We knew “every savage could dance” but Mr. Mosley? Hysterical!!! I felt that we had met O’Brien’s evil twin in Scotland with fellow lady’s maid Miss Wilkins, but she had obviously not earned her evil bangs yet and was no match for her. Touché!
“…be your own master and call your own tune.” – Mrs. Hughes
Great advice to Tom Branson from the Great Philosopher of Downton, Mrs. Hughes.
“There are rules to this way of life Edna, and if you’re not prepared to live by them, then it’s not the right life for you.” – Mrs. Hughes
Again, brava to more Mrs. Hughesisms. New maid Edna gets the boot for having the hots for Mr. Branson and not being able to contain it.
“Love is like riding or learning French. If you don’t learn it young, it’s hard to get the trick of it later.” – Lord Flintshire (Cousin Shrimpie)
Young, wild Cousin Rose is going to live with the Crawley’s at Downton while her dueling parents are away on diplomatic duty. I thought this was very touching of her father to say this to Lady Grantham. He wants the best for his daughter who is always fighting with her horrid mother Susan, who will hopefully be eaten by tigers in India.
“Just think. We’ve done our duty. Downton is safe. Papa must be dancing a jig.” – Lady Mary
Ahhh…another baby for Downton. This one gets to be the Little Prince for about ten seconds and then, tick tock, tick tock, he is Prince Regent.
“Yet, here we are with two healthy heirs, an estate in good order and I wonder what I’ve done to deserve it.” – Lord Grantham
“I agree. But then, we don’t always get our just deserts.” Violet, Dowager Countess of Grantham
Just deserts? Oh Granny, please do not mention levelers of life right now as Matthew is so happy and we are riding along with him on the road to Downton and doom.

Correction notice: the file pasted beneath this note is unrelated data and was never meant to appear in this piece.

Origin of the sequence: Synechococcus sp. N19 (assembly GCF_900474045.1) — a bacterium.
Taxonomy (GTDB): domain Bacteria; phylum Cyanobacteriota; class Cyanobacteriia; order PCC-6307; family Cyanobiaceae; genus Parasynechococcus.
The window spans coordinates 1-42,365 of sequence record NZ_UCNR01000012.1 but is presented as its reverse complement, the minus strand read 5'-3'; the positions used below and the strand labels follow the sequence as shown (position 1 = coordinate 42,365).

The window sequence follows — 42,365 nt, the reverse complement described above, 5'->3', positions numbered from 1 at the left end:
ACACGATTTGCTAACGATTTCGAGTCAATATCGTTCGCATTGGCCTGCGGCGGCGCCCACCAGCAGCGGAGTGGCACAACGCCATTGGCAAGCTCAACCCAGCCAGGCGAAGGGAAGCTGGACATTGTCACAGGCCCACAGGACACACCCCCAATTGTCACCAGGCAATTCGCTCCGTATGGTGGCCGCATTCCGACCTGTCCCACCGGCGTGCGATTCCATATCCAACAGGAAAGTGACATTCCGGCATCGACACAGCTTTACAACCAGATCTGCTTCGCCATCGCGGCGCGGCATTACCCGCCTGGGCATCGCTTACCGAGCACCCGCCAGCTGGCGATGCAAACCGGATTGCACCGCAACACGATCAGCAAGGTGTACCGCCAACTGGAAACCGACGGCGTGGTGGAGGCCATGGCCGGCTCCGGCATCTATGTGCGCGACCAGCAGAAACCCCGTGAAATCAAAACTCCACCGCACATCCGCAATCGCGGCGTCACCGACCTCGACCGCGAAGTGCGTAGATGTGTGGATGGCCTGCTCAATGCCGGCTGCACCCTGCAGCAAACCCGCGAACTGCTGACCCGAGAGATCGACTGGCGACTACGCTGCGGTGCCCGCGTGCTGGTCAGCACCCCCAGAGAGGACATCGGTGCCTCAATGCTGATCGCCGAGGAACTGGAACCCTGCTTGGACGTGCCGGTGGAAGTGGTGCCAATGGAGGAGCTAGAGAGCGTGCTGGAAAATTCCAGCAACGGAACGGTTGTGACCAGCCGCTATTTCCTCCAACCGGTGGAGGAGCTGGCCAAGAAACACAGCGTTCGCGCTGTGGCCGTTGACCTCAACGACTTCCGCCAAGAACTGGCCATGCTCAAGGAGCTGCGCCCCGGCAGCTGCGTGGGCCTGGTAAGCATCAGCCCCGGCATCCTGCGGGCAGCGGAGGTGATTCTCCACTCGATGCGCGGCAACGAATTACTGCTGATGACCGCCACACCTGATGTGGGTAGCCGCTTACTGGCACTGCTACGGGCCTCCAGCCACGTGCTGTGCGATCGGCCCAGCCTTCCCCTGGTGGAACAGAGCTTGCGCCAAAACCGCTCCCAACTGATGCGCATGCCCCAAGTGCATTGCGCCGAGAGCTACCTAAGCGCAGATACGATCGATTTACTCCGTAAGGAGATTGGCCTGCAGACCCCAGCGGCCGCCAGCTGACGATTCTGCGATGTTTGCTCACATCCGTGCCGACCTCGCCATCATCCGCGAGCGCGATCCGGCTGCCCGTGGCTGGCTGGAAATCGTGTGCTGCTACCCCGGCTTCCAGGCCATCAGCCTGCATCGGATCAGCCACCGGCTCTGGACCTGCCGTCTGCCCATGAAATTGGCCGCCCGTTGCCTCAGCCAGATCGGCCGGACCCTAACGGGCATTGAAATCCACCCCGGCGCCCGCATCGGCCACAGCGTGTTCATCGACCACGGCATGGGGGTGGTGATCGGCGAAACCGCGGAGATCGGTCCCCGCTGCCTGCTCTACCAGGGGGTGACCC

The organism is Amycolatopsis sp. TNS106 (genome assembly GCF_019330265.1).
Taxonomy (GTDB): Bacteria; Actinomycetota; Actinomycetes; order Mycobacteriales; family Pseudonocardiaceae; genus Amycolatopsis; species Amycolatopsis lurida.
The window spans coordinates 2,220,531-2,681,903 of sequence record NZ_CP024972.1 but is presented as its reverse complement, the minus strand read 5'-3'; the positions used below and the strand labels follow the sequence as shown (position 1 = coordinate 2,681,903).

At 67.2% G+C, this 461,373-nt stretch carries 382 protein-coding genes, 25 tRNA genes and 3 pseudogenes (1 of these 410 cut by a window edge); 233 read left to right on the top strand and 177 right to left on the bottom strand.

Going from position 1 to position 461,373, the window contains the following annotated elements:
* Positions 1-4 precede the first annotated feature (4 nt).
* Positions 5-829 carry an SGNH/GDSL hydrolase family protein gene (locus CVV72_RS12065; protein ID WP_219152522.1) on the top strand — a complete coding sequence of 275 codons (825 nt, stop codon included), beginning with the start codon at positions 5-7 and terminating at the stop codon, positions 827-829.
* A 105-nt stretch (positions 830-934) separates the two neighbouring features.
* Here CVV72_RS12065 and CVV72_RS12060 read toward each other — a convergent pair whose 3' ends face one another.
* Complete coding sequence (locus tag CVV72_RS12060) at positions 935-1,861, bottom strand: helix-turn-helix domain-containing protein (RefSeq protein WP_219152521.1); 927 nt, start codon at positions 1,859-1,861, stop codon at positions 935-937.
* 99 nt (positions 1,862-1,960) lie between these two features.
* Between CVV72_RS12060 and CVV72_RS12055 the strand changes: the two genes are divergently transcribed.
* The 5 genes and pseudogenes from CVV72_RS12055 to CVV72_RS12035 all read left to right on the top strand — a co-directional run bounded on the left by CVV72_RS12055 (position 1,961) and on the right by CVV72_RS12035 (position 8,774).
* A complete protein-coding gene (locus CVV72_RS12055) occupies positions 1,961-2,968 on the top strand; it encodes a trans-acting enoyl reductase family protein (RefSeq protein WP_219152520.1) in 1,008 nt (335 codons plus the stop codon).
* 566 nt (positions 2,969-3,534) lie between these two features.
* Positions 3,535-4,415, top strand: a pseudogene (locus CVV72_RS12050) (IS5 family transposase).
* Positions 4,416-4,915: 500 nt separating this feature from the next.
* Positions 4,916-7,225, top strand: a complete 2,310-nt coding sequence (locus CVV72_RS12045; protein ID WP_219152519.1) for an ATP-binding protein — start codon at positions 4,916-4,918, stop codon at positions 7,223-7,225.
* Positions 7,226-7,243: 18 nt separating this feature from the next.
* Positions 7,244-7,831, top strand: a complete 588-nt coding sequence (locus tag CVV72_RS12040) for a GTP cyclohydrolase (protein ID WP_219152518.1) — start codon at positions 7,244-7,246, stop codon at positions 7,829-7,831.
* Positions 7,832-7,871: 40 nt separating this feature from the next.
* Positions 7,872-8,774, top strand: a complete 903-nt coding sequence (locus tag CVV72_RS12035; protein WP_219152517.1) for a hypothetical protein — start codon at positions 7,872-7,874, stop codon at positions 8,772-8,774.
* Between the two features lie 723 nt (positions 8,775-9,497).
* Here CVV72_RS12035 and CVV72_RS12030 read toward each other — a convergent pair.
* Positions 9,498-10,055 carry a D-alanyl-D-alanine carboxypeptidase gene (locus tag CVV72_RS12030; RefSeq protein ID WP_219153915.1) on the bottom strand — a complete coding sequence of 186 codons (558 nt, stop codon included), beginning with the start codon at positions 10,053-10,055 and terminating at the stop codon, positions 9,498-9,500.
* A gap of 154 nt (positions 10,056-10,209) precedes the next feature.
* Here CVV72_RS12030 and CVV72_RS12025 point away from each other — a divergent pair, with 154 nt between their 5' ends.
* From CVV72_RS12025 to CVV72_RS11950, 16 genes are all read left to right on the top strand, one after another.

I saw this episode when it aired in the UK on Christmas Day. It has been almost three months and I am still angry and sad. The writer/creator Julian Fellow offers this explanation. It didn’t help.
I have been an advocate for Downton Abbey from day one. I have blogged about it and reviewed every episode. I have co-moderated three years of live twitter parties hosted by Masterpiece Classic. I have cheered and laughed and reveled in it glorious success for PBS and period drama. I am about as big of a fan girl as they come—but I still do not agree with how this season ended so tragically for Matthew and the fans of the series.
Unfortunately, Dan Stevens who portrayed Matthew Crawley wanted to move on and do other work. He may be remembered as the bloke who ditched the mega-hit series Downton Abbey, or he could win some fantastic role that might save him and move him to the next level. It is all a crap shoot. I try to be philosophical like housekeeper Mrs. Hughes whose advice to Tom Branson was spot on “…be your own master and call your own tune.” Obviously the writer Mr. Fellowes planted that for us to just chew on.
Season four of Downton Abbey starts production in England this month. Fellowes has dug himself a big whole to fill. We shall see if the series can crawl out of it.
Images courtesy © Carnival Film & Television Limited 2012 for MASTERPIECE; text © Laurel Ann Nattress, Austenprose.com